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Florida surgeon general tells lawmakers blocking orders to childhood vaccines could have led to delays

Florida Surgeon General Joseph Ladapo told a congressional subcommittee this week that Florida did not allow pediatricians and health care providers to place orders for Covid-19 vaccines for young children until the doses were approved by the U.S. Food and Drug Administration, which ultimately could have led to short delays in accessing the vaccines.

Ladapo, who briefed the Select Subcommittee on the Coronavirus Crisis on Tuesday, also reiterated his stance that Florida is against Covid-19 vaccinations for young children and doesn’t recommend them for anyone under 18, according to a statement from the subcommittee released Wednesday.

Ladapo’s comments are the latest development in the ongoing fight between Florida and the White House over Covid-19 vaccines for young children and the state’s handling of the pandemic. Gov. Ron DeSantis has long rejected Covid-related mandates and lockdowns while the Biden administration has criticized the state for fighting against mask mandates in schools and vaccine requirements for employees of large businesses.

Florida previously did not pre-order Covid-19 vaccinations for children under five because the state Department of Health claimed the process was “convoluted” and the agency didn’t recommend the doses for young children. Florida was the only state in the nation not to pre-order the vaccine.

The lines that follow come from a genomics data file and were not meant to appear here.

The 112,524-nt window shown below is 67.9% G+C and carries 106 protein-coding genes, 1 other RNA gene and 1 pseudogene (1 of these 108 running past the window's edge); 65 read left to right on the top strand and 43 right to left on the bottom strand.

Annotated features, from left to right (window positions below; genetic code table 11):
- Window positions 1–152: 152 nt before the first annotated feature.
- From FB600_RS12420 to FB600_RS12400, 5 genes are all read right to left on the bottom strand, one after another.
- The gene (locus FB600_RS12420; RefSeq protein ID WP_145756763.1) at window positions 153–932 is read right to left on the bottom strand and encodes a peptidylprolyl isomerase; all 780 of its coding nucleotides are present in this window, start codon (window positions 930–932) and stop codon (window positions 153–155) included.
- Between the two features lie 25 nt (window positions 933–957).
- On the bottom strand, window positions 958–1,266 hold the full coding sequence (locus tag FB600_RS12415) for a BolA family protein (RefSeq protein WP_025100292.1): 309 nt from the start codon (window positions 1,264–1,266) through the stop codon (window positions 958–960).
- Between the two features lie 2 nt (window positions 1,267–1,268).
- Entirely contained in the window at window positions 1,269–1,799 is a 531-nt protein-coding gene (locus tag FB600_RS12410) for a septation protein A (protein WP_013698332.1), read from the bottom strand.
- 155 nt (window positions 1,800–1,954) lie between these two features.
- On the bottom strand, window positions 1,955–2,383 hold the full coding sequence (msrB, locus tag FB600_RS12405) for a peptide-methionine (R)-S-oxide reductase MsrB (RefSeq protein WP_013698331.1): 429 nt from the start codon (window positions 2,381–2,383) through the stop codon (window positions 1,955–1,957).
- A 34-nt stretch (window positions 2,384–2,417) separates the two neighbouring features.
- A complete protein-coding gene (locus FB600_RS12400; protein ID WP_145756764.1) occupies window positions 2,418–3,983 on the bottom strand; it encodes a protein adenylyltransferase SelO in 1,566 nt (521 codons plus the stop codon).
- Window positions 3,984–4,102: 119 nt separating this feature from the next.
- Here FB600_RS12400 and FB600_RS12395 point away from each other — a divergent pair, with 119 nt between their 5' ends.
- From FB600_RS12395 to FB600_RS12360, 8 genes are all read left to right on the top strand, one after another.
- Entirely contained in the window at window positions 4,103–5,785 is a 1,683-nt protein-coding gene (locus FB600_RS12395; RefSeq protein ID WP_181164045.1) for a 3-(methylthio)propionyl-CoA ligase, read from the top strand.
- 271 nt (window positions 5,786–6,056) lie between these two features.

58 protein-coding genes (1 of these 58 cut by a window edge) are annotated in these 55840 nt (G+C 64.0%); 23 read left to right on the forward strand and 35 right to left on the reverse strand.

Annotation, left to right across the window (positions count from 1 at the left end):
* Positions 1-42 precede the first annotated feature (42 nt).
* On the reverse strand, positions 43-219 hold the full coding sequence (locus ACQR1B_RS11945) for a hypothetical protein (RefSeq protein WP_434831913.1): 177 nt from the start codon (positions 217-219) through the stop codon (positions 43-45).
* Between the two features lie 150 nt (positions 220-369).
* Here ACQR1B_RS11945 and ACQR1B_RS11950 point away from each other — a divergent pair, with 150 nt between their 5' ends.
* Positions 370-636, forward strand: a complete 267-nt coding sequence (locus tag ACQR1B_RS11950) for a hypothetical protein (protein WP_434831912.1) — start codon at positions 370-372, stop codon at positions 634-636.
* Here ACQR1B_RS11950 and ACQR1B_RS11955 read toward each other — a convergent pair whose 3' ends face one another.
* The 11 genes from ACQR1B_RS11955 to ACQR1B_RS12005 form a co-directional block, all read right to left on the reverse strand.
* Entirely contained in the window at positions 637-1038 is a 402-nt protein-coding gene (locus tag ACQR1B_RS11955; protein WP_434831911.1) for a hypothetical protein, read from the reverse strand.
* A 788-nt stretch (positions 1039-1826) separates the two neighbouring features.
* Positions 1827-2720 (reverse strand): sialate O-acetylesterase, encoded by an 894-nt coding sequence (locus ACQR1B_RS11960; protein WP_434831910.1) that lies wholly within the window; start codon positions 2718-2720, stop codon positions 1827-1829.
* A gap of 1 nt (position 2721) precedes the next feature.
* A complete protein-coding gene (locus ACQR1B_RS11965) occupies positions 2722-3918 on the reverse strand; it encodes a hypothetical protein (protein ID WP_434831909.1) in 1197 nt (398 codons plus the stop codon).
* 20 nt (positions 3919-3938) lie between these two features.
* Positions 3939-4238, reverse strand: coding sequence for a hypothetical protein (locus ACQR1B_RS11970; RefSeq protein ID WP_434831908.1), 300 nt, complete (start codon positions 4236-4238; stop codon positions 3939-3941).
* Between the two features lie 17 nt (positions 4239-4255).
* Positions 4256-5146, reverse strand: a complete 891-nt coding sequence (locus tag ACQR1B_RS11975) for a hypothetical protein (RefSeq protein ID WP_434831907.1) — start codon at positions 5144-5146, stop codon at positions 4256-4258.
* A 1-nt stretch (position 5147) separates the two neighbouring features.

DeSantis has maintained that young children should not get the vaccine because they have not gone through enough clinical trials to determine efficacy and young children are the least likely to suffer from serious symptoms.

The vast majority of medical organizations and experts have touted the safety and benefits of the vaccines, including the Centers for Disease Control and Prevention, the FDA and others.

House Majority Whip Jim Clyburn (D-S.C.) criticized DeSantis in a statement, saying the Republican governor impeded access “to lifesaving coronavirus vaccines for Florida’s young children” and has “made it harder for parents across the state to get their children vaccinated.”

Jeremy Redfern, a spokesperson for the Florida Department of Health, rejected the subcommittee’s characterization of Ladapo’s briefing to the panel, saying that much of it was nonsense.

He said providers in Florida couldn’t order the vaccines for young children since the FDA hadn’t yet granted emergency authorization for it. He added that the pre-ordering system would not have gotten parents the vaccine sooner since the doses would essentially be shipped at the same time, regardless of whether it was pre-ordered or not.

He added that the state did not pre-order the vaccine in part because the Florida Department of Health did not want to be the middleman in distributing the vaccine so as to speed up delivery.

“The idea that we’re hindering the ability of parents to make this decision is not true,” Redfern said. “It’s true we’re not facilitating this for that age group, but if a provider wants to order this vaccine, they can do that and there’s nothing to stop them [from using the state ordering portal] from doing that.”